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Beethoven Piano Concerto No 4;
Symphony No. 5; Egmont overture

London Mozart Players / Stephen Kovacevich (piano and conductor)

Cadogan Hall 26 March 2007

I have long admired Kovacevich's Beethoven. I like it because it is natural, unpretentious, solid. Solidity gives authority, which I believe is very important in Beethoven - the sense that the audience has of being in safe hands.

Kovacevich must be able to play the fourth concerto in his sleep; nevertheless, it still sounded fresh, as did the very familiar orchestral works that followed. Just as in the first concert of the series, the concerto was placed first, again a change made the night before the concert; probably sensible practice for the soloist-director, who gets the most taxing bit over with first.

In his own note, Kovacevich suggested that the Allegro moderato marking at the head of the concerto might be best interpreted by playing the whole movement 'much more slowly than usual.' This was because there is a later, excised, meno mosso indication - Beethoven's indecision about this might be solved by a generally slower tempo. But Kovacevich did not live up to this billing - I heard no sign that any of the movmeent was slower than usual, if anything the contrary.

This is a very long-established partnership, and the rapport between soloist and orchestra was especially grateful in the slow movement. It goes without saying that Kovacevich's technical command and strength of character was much in evidence throughout the work.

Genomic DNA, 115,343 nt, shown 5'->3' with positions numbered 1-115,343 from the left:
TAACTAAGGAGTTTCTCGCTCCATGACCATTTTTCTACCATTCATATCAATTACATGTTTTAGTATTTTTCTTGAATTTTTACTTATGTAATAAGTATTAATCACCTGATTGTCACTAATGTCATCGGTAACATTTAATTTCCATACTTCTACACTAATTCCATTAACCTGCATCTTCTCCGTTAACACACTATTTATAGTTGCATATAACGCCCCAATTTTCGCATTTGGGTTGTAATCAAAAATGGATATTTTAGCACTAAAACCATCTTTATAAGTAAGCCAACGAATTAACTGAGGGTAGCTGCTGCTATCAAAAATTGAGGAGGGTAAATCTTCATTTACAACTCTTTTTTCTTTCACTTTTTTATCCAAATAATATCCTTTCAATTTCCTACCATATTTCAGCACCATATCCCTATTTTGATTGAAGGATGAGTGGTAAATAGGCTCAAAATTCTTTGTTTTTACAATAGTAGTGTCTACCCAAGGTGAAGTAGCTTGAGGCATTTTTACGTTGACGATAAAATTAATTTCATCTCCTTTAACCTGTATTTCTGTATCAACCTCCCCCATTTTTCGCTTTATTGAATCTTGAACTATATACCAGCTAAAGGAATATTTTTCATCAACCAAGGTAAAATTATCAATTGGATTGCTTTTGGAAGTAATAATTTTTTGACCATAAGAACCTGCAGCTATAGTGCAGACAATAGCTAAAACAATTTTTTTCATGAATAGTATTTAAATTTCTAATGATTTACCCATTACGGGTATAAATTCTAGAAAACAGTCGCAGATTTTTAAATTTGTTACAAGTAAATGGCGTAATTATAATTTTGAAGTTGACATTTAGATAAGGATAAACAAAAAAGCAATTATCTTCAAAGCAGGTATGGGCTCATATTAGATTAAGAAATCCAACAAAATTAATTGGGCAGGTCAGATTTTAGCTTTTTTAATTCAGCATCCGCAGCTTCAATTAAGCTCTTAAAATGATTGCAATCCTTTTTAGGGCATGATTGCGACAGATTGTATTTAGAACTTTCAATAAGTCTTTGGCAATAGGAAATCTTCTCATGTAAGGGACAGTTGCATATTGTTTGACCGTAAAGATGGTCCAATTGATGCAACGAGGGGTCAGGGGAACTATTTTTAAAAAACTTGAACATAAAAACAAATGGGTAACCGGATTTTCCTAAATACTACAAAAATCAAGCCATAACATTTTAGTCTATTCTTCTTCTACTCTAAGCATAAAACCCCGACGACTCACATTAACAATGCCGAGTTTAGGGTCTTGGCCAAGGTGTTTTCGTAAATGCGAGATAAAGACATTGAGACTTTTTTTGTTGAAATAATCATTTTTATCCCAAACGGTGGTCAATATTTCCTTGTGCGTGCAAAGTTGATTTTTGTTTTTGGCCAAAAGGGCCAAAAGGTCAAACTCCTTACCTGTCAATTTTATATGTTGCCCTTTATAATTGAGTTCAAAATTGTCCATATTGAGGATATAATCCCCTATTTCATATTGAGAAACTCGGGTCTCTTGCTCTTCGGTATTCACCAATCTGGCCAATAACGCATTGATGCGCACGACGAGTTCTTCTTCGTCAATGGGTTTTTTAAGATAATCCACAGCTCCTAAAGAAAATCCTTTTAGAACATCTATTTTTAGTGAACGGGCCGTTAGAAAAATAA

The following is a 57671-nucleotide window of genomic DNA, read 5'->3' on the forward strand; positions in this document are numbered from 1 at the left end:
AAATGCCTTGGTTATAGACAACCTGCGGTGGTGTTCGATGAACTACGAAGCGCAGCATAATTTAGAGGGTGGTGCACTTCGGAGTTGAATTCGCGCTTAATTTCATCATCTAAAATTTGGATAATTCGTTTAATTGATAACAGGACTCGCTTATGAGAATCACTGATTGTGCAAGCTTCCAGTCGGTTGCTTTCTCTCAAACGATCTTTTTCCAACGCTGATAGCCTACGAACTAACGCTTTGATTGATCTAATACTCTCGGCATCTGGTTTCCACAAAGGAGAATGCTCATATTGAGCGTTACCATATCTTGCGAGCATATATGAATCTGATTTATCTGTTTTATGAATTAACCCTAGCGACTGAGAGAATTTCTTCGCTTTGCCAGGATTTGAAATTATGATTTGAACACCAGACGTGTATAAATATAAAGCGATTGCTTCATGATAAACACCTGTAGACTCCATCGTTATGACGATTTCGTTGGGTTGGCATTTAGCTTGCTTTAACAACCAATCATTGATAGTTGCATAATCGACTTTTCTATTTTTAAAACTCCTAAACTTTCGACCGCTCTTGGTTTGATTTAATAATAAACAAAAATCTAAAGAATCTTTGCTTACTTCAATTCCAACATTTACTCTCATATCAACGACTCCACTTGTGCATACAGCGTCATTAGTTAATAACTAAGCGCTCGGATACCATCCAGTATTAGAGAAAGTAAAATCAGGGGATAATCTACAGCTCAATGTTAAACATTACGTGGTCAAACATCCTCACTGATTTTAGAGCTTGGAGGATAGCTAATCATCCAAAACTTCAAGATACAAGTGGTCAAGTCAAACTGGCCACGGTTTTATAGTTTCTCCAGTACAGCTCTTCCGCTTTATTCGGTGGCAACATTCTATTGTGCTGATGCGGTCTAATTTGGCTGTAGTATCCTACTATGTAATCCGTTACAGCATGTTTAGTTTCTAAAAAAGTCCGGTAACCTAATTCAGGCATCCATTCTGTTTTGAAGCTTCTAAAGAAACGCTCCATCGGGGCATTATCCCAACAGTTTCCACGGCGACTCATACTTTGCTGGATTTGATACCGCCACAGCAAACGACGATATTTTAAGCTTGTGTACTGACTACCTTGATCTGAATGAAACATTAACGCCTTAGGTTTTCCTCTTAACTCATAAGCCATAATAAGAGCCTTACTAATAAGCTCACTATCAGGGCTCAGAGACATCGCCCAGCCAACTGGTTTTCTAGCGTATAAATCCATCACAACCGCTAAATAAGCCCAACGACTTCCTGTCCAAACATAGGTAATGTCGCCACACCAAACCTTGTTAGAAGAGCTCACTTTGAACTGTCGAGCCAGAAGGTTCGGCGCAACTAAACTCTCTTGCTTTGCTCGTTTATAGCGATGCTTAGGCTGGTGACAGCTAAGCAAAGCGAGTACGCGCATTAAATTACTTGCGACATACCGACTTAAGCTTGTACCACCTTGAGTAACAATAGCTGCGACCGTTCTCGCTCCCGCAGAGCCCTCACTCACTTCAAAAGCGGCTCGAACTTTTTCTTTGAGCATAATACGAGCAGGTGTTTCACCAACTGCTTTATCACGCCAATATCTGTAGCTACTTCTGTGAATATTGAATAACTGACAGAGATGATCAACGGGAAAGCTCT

Kovacevich, like Gould and Pollini, sits very low, and needs to have his own stool with the legs shortened. Height above the keyboard differs among pianists, and Liszt, for example, is supposed to have sat very high, but I remember that Heinrich Neuhaus, the greatest of all piano teachers, wrote that he improved his pupils' tone in lessons by gradually making them sit lower and lower.

The audience was a respectable size, but it still surprises me that the hall was not full, and that Kovacevich is not being asked to perform more such cycles in the most prestigious halls in the world. He is also no mean conductor - the orchestral works were classical, given on a big scale despite the relative smallness of the orchestra. an excellent mixture of poise and excitement.

Though the wind and brass sounds are enhanced and the timpani clear without being boomy, I don't think the Cadogan acoustic is ideal for piano music. A really life-enhancing concert.

Jill Crossland